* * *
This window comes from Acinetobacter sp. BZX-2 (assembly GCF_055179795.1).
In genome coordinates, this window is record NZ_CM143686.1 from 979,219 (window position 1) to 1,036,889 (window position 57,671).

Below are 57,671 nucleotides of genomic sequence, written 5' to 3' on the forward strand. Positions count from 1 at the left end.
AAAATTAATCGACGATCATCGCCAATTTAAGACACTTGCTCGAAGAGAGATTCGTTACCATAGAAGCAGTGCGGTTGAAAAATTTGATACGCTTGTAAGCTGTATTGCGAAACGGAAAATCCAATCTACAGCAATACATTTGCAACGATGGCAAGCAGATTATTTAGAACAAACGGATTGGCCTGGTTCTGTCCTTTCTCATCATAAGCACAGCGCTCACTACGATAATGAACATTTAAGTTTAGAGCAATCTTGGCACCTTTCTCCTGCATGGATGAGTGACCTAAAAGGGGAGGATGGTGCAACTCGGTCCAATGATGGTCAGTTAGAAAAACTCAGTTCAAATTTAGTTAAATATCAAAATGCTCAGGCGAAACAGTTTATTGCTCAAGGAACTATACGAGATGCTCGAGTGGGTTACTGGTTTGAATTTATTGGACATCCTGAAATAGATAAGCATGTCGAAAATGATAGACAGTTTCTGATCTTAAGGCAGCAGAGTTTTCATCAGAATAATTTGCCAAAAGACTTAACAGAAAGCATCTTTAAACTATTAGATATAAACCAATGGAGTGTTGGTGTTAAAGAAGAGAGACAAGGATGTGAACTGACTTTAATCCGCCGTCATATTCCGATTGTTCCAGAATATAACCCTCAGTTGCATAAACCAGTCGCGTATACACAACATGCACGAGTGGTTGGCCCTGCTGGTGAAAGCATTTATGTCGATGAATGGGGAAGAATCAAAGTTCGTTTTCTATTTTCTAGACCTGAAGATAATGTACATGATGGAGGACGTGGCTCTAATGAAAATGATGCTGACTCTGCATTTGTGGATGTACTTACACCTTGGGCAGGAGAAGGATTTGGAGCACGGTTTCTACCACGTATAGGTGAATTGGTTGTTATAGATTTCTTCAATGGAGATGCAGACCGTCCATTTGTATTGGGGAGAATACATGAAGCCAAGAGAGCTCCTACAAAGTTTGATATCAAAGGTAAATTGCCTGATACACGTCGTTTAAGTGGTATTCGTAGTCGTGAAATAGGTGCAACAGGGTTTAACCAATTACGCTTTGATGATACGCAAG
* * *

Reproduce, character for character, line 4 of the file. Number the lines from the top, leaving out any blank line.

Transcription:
AAAATTAATCGACGATCATCGCCAATTTAAGACACTTGCTCGAAGAGAGATTCGTTACCATAGAAGCAGTGCGGTTGAAAAATTTGATACGCTTGTAAGCTGTATTGCGAAACGGAAAATCCAATCTACAGCAATACATTTGCAACGATGGCAAGCAGATTATTTAGAACAAACGGATTGGCCTGGTTCTGTCCTTTCTCATCATAAGCACAGCGCTCACTACGATAATGAACATTTAAGTTTAGAGCAATCTTGGCACCTTTCTCCTGCATGGATGAGTGACCTAAAAGGGGAGGATGGTGCAACTCGGTCCAATGATGGTCAGTTAGAAAAACTCAGTTCAAATTTAGTTAAATATCAAAATGCTCAGGCGAAACAGTTTATTGCTCAAGGAACTATACGAGATGCTCGAGTGGGTTACTGGTTTGAATTTATTGGACATCCTGAAATAGATAAGCATGTCGAAAATGATAGACAGTTTCTGATCTTAAGGCAGCAGAGTTTTCATCAGAATAATTTGCCAAAAGACTTAACAGAAAGCATCTTTAAACTATTAGATATAAACCAATGGAGTGTTGGTGTTAAAGAAGAGAGACAAGGATGTGAACTGACTTTAATCCGCCGTCATATTCCGATTGTTCCAGAATATAACCCTCAGTTGCATAAACCAGTCGCGTATACACAACATGCACGAGTGGTTGGCCCTGCTGGTGAAAGCATTTATGTCGATGAATGGGGAAGAATCAAAGTTCGTTTTCTATTTTCTAGACCTGAAGATAATGTACATGATGGAGGACGTGGCTCTAATGAAAATGATGCTGACTCTGCATTTGTGGATGTACTTACACCTTGGGCAGGAGAAGGATTTGGAGCACGGTTTCTACCACGTATAGGTGAATTGGTTGTTATAGATTTCTTCAATGGAGATGCAGACCGTCCATTTGTATTGGGGAGAATACATGAAGCCAAGAGAGCTCCTACAAAGTTTGATATCAAAGGTAAATTGCCTGATACACGTCGTTTAAGTGGTATTCGTAGTCGTGAAATAGGTGCAACAGGGTTTAACCAATTACGCTTTGATGATACGCAAG